By Giuliana Miglierini
Based on the review of results obtained in the first five years of implementation of the PRIority Medicines (PRIME) scheme, the European Medicines Agency has launched a set of new features to further enhance the support to developers of new medicinal products in areas of unmet medical needs (see the revised guidance for applicants seeking access to PRIME scheme).
The guideline complements contents of other documents, i.e. EMA’s Guidance on accelerated assessment, the guidance on the preparation of the PRIME kick-off meeting and submission readiness meeting, the one specific for applicants seeking scientific advice and protocol assistance, and the toolbox guidance for robust CMC data packages.
The new set of measures to speed up approval
The major goal of the PRIME scheme, introduced by EMA in 2016, is to accelerate the regulatory pathway for new medicines seeking approval and that may have a high impact on severe conditions currently lacking treatment options. The scheme aims to facilitate the generation of robust data packages supporting the compliance to regulatory requirements for all aspects of development and production of a new medicine.
A critical aspect to ensure efficiency of this process is the ability to build a constructive and continuous dialogue between regulators and sponsors, fundamental for the continuous monitoring of development activities. To this regard, EMA will establish a new roadmap for each PRI-ME development, that will parallel and complement the already existing product development tracker. The combination of the two should allow the optimisation of early scientific advice and regulatory support provided by EMA committees. It should also facilitate the prompt identification of critical aspects and emerging issues in the development, requiring further discussion between regulators and sponsors to positively solve them.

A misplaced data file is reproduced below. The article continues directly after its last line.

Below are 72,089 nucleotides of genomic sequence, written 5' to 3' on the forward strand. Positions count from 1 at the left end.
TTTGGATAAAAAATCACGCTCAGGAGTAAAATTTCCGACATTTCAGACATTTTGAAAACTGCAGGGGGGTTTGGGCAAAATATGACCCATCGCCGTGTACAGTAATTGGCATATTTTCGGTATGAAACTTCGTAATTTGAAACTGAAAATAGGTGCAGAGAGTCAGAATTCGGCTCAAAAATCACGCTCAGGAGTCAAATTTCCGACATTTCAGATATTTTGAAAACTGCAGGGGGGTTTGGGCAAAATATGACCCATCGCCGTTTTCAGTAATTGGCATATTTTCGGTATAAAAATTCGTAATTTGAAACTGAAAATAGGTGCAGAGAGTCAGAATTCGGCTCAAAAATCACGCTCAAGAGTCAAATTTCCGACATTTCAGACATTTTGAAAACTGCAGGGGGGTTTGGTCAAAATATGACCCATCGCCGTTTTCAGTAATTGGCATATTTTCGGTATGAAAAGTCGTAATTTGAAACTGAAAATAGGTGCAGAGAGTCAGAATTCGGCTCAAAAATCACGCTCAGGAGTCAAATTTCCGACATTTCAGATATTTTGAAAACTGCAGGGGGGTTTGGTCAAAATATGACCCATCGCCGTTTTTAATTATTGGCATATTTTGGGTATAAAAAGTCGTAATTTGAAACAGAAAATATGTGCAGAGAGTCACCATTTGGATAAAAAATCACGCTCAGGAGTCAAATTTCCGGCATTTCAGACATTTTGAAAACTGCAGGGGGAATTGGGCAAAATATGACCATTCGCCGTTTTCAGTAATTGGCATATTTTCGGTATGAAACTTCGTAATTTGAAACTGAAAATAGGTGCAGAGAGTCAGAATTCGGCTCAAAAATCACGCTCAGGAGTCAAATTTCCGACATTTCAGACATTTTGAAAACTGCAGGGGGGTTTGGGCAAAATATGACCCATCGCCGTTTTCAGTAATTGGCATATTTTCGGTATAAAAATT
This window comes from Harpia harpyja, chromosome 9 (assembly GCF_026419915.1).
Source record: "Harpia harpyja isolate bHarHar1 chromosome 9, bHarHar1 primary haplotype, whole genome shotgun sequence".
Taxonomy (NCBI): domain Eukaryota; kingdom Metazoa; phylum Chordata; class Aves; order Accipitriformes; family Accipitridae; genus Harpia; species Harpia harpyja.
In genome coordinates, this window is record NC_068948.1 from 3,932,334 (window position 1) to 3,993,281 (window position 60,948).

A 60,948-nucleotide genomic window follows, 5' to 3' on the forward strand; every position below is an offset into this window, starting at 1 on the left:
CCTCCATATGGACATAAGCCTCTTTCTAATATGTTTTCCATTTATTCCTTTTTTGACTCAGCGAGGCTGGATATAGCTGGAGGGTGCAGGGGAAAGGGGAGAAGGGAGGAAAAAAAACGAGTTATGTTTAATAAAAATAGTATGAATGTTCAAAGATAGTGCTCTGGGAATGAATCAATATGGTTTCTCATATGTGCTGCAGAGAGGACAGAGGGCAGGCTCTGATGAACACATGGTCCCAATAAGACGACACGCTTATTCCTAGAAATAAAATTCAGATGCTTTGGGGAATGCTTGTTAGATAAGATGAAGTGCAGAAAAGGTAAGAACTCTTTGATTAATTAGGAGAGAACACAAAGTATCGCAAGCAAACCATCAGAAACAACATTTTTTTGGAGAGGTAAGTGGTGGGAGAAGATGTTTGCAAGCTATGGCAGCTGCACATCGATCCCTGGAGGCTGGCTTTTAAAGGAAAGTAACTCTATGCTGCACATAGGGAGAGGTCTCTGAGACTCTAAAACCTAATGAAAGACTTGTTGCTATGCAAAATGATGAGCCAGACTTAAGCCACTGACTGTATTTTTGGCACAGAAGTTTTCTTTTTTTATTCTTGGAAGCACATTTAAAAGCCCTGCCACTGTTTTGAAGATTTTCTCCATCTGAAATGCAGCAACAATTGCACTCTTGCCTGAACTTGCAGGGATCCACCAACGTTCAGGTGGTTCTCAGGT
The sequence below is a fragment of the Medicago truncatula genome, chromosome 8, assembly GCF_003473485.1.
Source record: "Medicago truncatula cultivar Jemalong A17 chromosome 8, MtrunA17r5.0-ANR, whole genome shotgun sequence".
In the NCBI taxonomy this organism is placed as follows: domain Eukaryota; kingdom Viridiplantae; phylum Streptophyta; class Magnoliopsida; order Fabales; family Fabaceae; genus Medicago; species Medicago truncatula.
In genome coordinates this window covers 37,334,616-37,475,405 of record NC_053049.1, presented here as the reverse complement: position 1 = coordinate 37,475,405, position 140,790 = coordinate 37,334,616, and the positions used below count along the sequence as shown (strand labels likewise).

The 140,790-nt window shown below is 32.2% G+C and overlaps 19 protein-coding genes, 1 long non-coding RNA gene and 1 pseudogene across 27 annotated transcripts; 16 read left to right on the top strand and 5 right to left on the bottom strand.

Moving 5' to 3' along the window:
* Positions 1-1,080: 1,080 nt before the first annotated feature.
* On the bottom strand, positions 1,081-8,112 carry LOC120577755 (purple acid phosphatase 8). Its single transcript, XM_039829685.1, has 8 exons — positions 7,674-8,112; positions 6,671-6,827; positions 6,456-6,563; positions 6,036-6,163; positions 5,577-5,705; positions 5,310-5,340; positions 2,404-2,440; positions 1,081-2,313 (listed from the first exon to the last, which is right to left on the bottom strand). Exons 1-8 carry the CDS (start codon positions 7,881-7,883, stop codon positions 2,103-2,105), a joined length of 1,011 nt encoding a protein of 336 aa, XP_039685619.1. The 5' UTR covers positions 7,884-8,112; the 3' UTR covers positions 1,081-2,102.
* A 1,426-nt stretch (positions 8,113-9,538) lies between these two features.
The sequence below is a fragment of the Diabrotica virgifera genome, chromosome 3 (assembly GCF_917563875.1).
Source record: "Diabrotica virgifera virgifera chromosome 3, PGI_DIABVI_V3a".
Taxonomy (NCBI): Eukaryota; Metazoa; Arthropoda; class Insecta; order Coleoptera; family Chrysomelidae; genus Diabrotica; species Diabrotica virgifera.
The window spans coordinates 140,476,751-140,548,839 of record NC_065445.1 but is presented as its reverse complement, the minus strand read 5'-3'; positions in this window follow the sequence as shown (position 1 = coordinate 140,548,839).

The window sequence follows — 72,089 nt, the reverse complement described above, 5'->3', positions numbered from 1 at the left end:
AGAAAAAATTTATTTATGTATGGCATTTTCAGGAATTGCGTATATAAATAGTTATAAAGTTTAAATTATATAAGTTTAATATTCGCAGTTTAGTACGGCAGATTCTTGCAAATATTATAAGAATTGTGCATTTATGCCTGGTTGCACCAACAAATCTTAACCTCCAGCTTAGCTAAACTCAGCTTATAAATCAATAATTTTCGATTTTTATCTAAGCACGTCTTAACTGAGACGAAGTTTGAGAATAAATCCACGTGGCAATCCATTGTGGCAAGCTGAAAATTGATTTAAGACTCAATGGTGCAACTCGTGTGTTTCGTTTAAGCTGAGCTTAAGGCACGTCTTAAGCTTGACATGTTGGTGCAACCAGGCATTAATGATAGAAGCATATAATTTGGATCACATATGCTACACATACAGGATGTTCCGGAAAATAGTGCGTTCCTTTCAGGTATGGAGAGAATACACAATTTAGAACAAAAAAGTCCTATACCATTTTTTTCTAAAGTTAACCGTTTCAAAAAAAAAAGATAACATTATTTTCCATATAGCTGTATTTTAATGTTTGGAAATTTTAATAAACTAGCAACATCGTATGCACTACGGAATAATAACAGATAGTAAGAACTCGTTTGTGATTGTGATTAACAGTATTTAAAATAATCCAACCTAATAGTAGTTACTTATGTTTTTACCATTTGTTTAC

Should issues occur with a specific programme that has already received comprehensive initial advice, EMA is now entitled to provide expedited scientific advice specifically for PRIME developments. The new approach will be tested in a one-year pilot project started in March 2023. Requests of expedited scientific advice have to meet some criteria: the request is a follow-up advice, subsequent to the initial scientific advice procedure; it refers to issues with a specific, well-defined scope; and its urgency has to be justified, in comparison to standard scientific ad-vice timelines. The PRIME Scientific Coordinator is the first point of contact for sponsors to discuss these requests, which have to be submitted via IRIS, as well as all other issues referred to the PRIME scheme.
The pilot phase also includes the new roadmap and tracker to replace the previous PRIME annual update for any products that have not yet been discussed in a Kick-off meeting. Contents of both the roadmap and development tracker are detailed in the updated guidance.
Submission readiness meetings are the third new measure introduced by EMA. The meetings will serve as the final checking point to assess the status of development, with respect to the implementation of the regulatory advice previously provided by the Agency, and the resulting data package intended to support the MA application. Mature plans for post-marketing evidence generation should also be presented, as needed. Applicants are expected to start organise the submission readiness meeting approx. 15 months prior to the intended MAA submission date; the meetings should occur approx. 9-12 months prior the same date. Confirmation of eligibility to accelerated assessment should be checked 2-3 months before submission of the MA application.
Key features of PRIME scheme